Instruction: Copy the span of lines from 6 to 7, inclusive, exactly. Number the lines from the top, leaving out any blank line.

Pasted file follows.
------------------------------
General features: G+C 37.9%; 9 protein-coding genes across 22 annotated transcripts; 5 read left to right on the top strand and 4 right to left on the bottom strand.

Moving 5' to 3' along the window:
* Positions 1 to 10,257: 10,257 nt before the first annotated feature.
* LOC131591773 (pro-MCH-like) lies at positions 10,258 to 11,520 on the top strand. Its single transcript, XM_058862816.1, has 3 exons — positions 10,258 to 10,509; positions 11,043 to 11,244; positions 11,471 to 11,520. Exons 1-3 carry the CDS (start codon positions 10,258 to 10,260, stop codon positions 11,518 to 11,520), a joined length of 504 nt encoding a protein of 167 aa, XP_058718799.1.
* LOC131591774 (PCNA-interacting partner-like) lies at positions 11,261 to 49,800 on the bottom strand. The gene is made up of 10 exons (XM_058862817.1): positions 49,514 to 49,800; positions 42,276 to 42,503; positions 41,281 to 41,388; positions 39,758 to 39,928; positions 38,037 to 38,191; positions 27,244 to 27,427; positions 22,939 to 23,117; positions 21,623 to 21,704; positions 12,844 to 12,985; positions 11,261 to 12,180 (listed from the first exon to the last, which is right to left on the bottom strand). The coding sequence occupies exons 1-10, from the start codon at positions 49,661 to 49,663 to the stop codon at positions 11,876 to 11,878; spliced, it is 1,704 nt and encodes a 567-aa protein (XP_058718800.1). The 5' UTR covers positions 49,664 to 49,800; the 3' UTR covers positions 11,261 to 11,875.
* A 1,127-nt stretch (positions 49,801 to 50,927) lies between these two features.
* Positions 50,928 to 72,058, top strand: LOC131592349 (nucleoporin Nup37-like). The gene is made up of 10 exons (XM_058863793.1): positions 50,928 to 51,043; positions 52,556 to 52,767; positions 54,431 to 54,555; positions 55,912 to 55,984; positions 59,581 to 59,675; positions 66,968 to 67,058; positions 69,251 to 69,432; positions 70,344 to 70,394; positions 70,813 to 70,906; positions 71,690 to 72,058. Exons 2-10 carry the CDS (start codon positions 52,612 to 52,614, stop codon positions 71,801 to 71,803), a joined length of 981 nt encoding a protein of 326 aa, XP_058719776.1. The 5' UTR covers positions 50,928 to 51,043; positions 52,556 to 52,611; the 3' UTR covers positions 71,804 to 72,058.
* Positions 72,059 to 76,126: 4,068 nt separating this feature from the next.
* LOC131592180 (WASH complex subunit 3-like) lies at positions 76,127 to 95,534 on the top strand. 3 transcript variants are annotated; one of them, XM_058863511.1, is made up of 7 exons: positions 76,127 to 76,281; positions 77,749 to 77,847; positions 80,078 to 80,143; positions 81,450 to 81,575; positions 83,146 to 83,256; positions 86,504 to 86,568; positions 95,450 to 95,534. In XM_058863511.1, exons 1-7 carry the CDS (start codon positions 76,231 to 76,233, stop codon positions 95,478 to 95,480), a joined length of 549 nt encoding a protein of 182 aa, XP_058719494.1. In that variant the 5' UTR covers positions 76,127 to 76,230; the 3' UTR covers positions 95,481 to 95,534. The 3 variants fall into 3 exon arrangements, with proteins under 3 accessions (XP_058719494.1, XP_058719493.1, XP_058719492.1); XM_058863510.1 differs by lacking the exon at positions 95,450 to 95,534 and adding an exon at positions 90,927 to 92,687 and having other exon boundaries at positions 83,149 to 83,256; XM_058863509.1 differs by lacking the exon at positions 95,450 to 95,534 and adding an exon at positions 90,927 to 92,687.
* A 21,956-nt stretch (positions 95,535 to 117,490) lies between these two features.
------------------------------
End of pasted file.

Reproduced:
* A 1,127-nt stretch (positions 49,801 to 50,927) lies between these two features.
* Positions 50,928 to 72,058, top strand: LOC131592349 (nucleoporin Nup37-like). The gene is made up of 10 exons (XM_058863793.1): positions 50,928 to 51,043; positions 52,556 to 52,767; positions 54,431 to 54,555; positions 55,912 to 55,984; positions 59,581 to 59,675; positions 66,968 to 67,058; positions 69,251 to 69,432; positions 70,344 to 70,394; positions 70,813 to 70,906; positions 71,690 to 72,058. Exons 2-10 carry the CDS (start codon positions 52,612 to 52,614, stop codon positions 71,801 to 71,803), a joined length of 981 nt encoding a protein of 326 aa, XP_058719776.1. The 5' UTR covers positions 50,928 to 51,043; positions 52,556 to 52,611; the 3' UTR covers positions 71,804 to 72,058.